Southsea publicans to quit Pompey pub after '˜fantastic' run
They've helped to raise of pounds for charity and transformed their beloved community pub into a thriving music venue.
But now hard-working couple Louise and Cliff Charter are retiring from the pub game after seven memorable years at The Golden Eagle in Delamere Road, Southsea.
While some get out of the industry due to rising demands and costs, Louise and Cliff say they’re leaving on a high and feel ready to enjoy more of a life together.
Louise, 52, said: ‘We have had loads of fun here, we’ve had an absolutely fantastic time.
‘But we are not getting any younger.
‘We love the pub game, but at the end of the day, we have got lots of plans.
‘We would like to travel, go camping, eat dinner together.
‘It’s nothing to do with the brewery, Fuller’s, which has been great to us.
‘We know there are a lot of local pubs here that have had their rent and business rates put up.
‘But that’s nothing to do with us, we have done very well.’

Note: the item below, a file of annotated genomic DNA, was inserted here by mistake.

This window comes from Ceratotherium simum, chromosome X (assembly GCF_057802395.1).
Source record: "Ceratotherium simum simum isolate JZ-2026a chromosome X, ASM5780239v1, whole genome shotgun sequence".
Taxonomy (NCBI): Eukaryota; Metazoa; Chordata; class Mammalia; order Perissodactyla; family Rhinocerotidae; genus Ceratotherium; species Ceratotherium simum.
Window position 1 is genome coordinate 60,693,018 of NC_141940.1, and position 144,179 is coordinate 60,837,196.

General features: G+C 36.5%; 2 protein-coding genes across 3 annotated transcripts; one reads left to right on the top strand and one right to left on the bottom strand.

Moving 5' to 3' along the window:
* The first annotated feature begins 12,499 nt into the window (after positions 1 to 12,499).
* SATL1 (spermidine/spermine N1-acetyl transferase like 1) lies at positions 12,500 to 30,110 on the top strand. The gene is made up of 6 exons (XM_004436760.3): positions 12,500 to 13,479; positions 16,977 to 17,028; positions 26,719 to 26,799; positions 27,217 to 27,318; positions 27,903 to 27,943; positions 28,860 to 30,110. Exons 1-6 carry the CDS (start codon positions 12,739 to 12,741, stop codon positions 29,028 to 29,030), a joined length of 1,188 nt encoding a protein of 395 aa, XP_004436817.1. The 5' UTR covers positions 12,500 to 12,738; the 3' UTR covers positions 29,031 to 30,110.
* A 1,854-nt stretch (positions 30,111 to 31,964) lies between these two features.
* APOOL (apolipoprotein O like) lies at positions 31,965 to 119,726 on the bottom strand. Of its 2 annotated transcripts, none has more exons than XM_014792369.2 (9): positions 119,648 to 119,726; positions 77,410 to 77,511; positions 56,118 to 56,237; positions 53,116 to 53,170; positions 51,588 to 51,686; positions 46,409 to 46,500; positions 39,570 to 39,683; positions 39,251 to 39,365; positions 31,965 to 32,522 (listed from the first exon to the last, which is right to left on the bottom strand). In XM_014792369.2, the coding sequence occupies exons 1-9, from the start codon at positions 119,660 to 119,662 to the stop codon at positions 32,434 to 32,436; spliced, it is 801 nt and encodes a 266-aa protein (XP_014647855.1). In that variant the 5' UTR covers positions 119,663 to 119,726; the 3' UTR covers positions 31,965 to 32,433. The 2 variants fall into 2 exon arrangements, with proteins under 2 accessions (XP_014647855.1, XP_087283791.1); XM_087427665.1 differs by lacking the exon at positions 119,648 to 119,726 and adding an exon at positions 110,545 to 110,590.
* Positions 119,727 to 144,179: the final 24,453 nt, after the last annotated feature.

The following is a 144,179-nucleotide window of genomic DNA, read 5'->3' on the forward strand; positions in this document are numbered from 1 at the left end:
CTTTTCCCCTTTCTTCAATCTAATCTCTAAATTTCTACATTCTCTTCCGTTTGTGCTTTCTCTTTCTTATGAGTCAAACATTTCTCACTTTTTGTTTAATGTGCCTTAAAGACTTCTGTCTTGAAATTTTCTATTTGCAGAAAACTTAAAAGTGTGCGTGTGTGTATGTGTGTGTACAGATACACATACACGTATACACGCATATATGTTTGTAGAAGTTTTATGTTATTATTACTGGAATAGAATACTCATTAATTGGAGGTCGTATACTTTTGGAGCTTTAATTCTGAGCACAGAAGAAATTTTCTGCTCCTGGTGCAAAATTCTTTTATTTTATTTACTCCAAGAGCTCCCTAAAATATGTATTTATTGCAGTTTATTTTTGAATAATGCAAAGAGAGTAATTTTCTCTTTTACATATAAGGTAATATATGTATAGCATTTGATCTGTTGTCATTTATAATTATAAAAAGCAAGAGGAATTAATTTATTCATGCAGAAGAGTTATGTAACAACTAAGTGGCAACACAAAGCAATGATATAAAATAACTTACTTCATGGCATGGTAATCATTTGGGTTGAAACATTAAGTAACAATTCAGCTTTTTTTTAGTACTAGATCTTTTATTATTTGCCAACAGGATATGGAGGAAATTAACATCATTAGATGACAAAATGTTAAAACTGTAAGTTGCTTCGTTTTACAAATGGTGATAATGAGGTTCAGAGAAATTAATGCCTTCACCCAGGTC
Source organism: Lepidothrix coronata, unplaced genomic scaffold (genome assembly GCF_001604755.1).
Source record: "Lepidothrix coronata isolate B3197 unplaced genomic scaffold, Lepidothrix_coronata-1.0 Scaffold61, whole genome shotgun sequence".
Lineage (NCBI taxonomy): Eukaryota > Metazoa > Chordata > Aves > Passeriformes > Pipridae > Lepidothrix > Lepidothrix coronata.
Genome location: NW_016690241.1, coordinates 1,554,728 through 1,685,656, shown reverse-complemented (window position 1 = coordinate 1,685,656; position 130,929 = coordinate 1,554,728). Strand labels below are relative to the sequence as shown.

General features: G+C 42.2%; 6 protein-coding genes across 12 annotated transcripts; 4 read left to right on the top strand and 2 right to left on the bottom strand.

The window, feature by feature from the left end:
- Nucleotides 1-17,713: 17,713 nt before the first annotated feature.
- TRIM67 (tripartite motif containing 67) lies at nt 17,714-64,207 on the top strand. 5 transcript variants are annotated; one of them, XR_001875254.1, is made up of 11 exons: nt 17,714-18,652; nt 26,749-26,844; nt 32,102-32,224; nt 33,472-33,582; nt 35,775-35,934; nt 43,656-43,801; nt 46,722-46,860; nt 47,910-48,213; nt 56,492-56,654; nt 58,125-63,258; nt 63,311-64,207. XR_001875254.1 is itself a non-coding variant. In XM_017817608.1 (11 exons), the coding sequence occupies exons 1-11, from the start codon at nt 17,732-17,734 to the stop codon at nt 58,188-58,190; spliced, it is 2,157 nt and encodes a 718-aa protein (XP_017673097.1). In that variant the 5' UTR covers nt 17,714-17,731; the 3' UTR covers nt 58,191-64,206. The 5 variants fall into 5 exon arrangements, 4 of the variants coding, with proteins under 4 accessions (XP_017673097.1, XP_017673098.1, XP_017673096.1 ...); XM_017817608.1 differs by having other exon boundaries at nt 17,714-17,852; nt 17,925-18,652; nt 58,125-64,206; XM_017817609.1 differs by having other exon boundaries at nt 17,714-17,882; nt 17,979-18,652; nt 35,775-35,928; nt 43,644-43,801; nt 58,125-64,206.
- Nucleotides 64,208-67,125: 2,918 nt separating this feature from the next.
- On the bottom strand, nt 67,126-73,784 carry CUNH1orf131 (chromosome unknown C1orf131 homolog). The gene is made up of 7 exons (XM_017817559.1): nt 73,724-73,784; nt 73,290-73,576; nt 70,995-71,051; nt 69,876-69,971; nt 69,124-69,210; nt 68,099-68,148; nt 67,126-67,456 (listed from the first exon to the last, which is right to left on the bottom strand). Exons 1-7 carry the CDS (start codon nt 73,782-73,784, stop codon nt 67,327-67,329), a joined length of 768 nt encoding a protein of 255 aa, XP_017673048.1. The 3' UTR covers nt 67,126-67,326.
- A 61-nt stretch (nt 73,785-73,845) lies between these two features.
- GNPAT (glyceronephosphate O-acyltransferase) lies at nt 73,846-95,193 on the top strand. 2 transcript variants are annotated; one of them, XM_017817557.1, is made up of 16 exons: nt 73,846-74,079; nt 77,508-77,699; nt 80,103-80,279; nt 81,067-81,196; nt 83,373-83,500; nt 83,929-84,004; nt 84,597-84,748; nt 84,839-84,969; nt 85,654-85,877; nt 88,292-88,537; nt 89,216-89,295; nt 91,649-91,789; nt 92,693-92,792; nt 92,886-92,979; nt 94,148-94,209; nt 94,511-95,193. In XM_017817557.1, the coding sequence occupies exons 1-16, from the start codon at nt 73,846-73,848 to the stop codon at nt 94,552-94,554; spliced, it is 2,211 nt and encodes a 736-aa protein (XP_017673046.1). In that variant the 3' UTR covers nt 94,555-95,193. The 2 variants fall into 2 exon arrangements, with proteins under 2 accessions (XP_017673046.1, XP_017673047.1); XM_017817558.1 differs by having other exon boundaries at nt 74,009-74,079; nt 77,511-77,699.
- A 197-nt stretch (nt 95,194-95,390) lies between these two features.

The pub goes down a treat with Pompey fans and is known for its match-day barbecues.
Visitors are big fans of its wide range of flavoured vodkas.
Since taking over, Louise and Cliff, 59, have helped to raise £2,000 for Help for Heroes and close to £5,000 for their main charity, The Gurkha Welfare Trust.
The cash has been raised through tins on the bar, fundraising events and Louise has taken on the Great South Run twice with bar staff.
Louise says she’ll be leaving with loads of happy memories – and will miss her loyal customers.
She said: ‘We’ll definitely miss our football boys, the supporters who have supported us.
‘We will miss the live music too. We’ve been able to build this place up to be a really good live music venue.
‘And then there are our amazing customers.
‘Without them, we wouldn’t have survived.
‘Our locals have been brilliant to us and supported us.’
The couple say they plan to leave by the end of May.
But it’s not all sad news – as the couple say the pub won’t close.
Louise said: ‘The pub will carry on. We have a couple of people interested in taking up the reins.’
Louise said it’s more important than ever pubs begin to diversify to stay alive.
She said: ‘Given the current economic climate, it will get harder.
‘Pubs will have to diversify and be like coffee shops or restaurants.’